Well, now when I finish books, I will try to spend some time on here reflecting on what I learned from those books. If I didn't learn anything - than why did i read?
The first one i will post on is Contending For Our All by John Piper. I actually still have the little post-script still to read, but I am tired, so I wanted to get this on here before I went to bed.
This is the last installment of his the Swan series - biographies on some of the pillars of the Christian faith. This book contained: St. Athanasius (300s), John Owen (1600s), and J. Gresham Machen (1900s) - none of this chronological snobbery CSL talks about in his writings.
This is also a good reason to underline and take notes in the books you read:
Athanasius - I knew about him from the church history classes I've had both in seminary and in college. But, that was about all. I've read bits of his arguments - but not enough to be a "leading scholar" on him. The most important thing he did was help develop by thought the Nicean Creed. This is one way writers have described him...
"In the whole of our minute knowlege of his life there is a total lack of self-interest. The glory of God and the welfare of the church absorbed him fully at all times...deep reference and the discipline of a single-minded lover of Christ." - Love of Jesus, death of self.
"The nature of Christ was too important to obscure with vague language". This was talking about the no-compromise attitude that Athanasius had in regards to the deity and full-Godness of Jesus - the Eternal Son.
"Athanasius took his Christianity seriously enough to reject the pagan gods." We have pagan gods too - money, tv, self, popularity, relationships, etc. Do I love Jesus enough to reject these gods?
"And so today we should no conclude that the absence of consensus in the church means doctrinal stalemate or doctrinal insignificance." - There are many things that are getting swept under the rug for bigger issues, but the BIG issues need to be learned and kept and obeyed according to the Word: the infallibility and authority of Scripture, the ONE ness of Jesus in how He is the only way to eternal life, we all SIN. Some churches today don't preach the inerrant word - whether in music or the sermon, some think works will get you to heaven, and most don't preach on sin. "Sin, though committed by a finite person and in the confines of finite time, is nevertheless deserving of an infinitely long punishment because it is a sin against an infinitely worthy God."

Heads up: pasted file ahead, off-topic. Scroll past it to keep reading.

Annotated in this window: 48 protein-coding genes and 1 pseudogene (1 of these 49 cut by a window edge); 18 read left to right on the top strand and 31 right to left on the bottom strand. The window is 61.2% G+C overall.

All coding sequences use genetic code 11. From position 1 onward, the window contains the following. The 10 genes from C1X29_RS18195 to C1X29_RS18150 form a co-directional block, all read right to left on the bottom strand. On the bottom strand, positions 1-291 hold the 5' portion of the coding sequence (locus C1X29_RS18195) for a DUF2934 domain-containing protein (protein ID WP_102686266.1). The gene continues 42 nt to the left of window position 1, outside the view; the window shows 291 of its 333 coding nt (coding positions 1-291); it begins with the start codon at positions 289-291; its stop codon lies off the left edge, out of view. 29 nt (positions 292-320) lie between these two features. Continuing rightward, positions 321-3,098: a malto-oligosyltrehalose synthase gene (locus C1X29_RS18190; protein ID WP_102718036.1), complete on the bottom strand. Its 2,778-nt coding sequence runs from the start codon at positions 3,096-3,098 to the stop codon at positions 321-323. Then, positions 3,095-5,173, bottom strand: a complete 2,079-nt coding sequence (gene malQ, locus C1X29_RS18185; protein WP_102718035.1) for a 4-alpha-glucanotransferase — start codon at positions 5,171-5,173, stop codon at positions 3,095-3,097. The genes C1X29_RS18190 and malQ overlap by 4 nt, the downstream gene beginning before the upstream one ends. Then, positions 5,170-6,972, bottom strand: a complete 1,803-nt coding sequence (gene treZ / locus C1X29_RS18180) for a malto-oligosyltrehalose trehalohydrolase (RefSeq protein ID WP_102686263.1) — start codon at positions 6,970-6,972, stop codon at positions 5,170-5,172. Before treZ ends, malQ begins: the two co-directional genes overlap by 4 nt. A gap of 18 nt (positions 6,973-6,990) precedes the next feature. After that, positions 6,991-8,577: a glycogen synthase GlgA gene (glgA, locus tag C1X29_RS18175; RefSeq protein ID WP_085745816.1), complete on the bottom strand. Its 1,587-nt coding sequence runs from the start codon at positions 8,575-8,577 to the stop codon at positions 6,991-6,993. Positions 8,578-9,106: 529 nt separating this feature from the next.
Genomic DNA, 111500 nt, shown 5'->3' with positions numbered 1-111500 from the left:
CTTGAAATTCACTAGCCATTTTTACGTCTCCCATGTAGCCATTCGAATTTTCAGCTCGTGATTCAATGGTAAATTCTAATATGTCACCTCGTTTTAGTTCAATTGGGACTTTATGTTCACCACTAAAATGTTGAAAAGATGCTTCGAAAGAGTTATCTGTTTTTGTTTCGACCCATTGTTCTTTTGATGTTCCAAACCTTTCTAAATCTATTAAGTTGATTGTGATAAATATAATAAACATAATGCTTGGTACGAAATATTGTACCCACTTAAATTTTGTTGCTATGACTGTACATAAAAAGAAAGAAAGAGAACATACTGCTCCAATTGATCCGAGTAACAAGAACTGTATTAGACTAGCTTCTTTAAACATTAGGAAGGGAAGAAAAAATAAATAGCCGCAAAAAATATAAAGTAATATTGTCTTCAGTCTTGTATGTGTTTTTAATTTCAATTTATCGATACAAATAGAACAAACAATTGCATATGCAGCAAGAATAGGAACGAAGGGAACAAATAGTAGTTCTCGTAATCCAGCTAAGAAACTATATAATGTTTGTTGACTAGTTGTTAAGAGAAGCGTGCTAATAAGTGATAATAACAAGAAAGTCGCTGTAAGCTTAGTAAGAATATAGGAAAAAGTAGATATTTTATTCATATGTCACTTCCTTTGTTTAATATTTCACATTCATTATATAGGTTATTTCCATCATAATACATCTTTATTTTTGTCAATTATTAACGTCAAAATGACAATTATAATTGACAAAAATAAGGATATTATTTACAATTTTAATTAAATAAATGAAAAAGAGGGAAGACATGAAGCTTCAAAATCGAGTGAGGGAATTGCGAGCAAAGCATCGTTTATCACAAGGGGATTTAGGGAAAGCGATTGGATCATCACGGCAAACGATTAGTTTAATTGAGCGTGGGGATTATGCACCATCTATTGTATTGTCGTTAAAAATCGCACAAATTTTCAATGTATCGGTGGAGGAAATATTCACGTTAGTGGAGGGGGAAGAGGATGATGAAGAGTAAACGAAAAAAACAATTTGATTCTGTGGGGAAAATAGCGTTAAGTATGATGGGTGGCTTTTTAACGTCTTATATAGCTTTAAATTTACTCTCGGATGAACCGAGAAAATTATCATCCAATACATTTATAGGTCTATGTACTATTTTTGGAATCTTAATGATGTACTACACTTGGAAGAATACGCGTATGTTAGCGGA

John Owen - Puritan powerhouse in thought - probably the smartest puritan to ever exist, he was brilliant. I'm reading two things of his right now: The Mortification of Sin and Packer's preface to his Death of Death by the Death of Christ.
"In spite of all this administrative pressure, and even hostility because of his commitment to godliness and to the puritan cuase, he was constantly studying and writing, probably late at night instead of sleeping. That's how concerned he was with the doctrinal faithfulness to Scripture." I wrote in there beside that paragraph - rightly dividing the Word of Truth.
"holiness gave a divine luster to his other accomplishments, it shined in his whole course, and as diffused through his whole conversation." - What do I want people to say was my "thing" - holiness and God-likeness - would be the best one I could think of. Owen lived this out in his daily life.
"Owen's personal holiness and public fruitfulness did not just happen to him. He pursued them." - Enough said on that one.
J. Gresham Machen, Westminster and Princeton professor in the first half of last century. I truly didn't know much about him till this book. He started a break-away Presbyterian denomination from the PCUSA. He was single and died in the prime of his teaching.
This was his last thing he wrote hours before he died in '37
"I'm so thankful for the active obedience of Christ. no hope without it." This is so true. Phil 2 says this as well. He was obedience to death on the cross.
"Consistent Christianity, I think, is the Christianity easiest to defend." This is what I mean when I say my life matches my theology - not the other way around.
"The sovereignty of God and his supremacy over all of life causes one to see everything in relation to more things because they all relate to God and God relates to all things." I'm so thankful that God doesn't consult me on matters - he doesn't answer to me.
Pick this book up - read it, learn from the lives of these men who loved Jesus, were victorious over controversy, and didn't back down from the Truth of the Word and the Sonship of Jesus and the Sovereignty of God.